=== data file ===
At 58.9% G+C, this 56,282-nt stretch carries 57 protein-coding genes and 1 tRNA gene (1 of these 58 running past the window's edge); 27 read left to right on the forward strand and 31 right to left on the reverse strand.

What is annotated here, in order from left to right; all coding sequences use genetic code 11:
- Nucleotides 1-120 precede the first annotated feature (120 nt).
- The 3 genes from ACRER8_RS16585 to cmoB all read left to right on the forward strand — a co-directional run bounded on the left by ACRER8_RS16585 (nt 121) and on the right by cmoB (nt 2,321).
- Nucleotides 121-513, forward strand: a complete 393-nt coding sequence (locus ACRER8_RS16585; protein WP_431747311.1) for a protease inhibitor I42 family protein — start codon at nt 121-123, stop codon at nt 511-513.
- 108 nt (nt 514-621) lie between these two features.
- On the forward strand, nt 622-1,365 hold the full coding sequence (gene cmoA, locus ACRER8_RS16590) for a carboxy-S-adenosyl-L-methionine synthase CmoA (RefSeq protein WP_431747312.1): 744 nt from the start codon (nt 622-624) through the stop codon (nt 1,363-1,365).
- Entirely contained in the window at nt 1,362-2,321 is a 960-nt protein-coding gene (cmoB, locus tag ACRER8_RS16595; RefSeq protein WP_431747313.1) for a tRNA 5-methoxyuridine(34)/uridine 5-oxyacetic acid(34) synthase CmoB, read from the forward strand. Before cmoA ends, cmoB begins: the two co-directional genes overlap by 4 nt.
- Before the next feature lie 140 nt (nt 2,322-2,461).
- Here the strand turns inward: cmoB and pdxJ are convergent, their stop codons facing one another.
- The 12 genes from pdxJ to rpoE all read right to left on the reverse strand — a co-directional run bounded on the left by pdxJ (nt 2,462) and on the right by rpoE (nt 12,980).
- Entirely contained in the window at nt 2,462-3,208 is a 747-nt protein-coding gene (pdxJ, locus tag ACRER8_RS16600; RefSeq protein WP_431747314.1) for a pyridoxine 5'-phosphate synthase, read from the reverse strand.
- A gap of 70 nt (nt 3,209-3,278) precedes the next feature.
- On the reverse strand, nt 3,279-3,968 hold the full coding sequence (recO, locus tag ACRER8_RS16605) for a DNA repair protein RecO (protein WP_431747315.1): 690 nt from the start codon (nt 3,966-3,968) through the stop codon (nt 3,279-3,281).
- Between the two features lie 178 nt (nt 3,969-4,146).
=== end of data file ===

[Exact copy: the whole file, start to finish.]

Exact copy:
At 58.9% G+C, this 56,282-nt stretch carries 57 protein-coding genes and 1 tRNA gene (1 of these 58 running past the window's edge); 27 read left to right on the forward strand and 31 right to left on the reverse strand.

What is annotated here, in order from left to right; all coding sequences use genetic code 11:
- Nucleotides 1-120 precede the first annotated feature (120 nt).
- The 3 genes from ACRER8_RS16585 to cmoB all read left to right on the forward strand — a co-directional run bounded on the left by ACRER8_RS16585 (nt 121) and on the right by cmoB (nt 2,321).
- Nucleotides 121-513, forward strand: a complete 393-nt coding sequence (locus ACRER8_RS16585; protein WP_431747311.1) for a protease inhibitor I42 family protein — start codon at nt 121-123, stop codon at nt 511-513.
- 108 nt (nt 514-621) lie between these two features.
- On the forward strand, nt 622-1,365 hold the full coding sequence (gene cmoA, locus ACRER8_RS16590) for a carboxy-S-adenosyl-L-methionine synthase CmoA (RefSeq protein WP_431747312.1): 744 nt from the start codon (nt 622-624) through the stop codon (nt 1,363-1,365).
- Entirely contained in the window at nt 1,362-2,321 is a 960-nt protein-coding gene (cmoB, locus tag ACRER8_RS16595; RefSeq protein WP_431747313.1) for a tRNA 5-methoxyuridine(34)/uridine 5-oxyacetic acid(34) synthase CmoB, read from the forward strand. Before cmoA ends, cmoB begins: the two co-directional genes overlap by 4 nt.
- Before the next feature lie 140 nt (nt 2,322-2,461).
- Here the strand turns inward: cmoB and pdxJ are convergent, their stop codons facing one another.
- The 12 genes from pdxJ to rpoE all read right to left on the reverse strand — a co-directional run bounded on the left by pdxJ (nt 2,462) and on the right by rpoE (nt 12,980).
- Entirely contained in the window at nt 2,462-3,208 is a 747-nt protein-coding gene (pdxJ, locus tag ACRER8_RS16600; RefSeq protein WP_431747314.1) for a pyridoxine 5'-phosphate synthase, read from the reverse strand.
- A gap of 70 nt (nt 3,209-3,278) precedes the next feature.
- On the reverse strand, nt 3,279-3,968 hold the full coding sequence (recO, locus tag ACRER8_RS16605) for a DNA repair protein RecO (protein WP_431747315.1): 690 nt from the start codon (nt 3,966-3,968) through the stop codon (nt 3,279-3,281).
- Between the two features lie 178 nt (nt 3,969-4,146).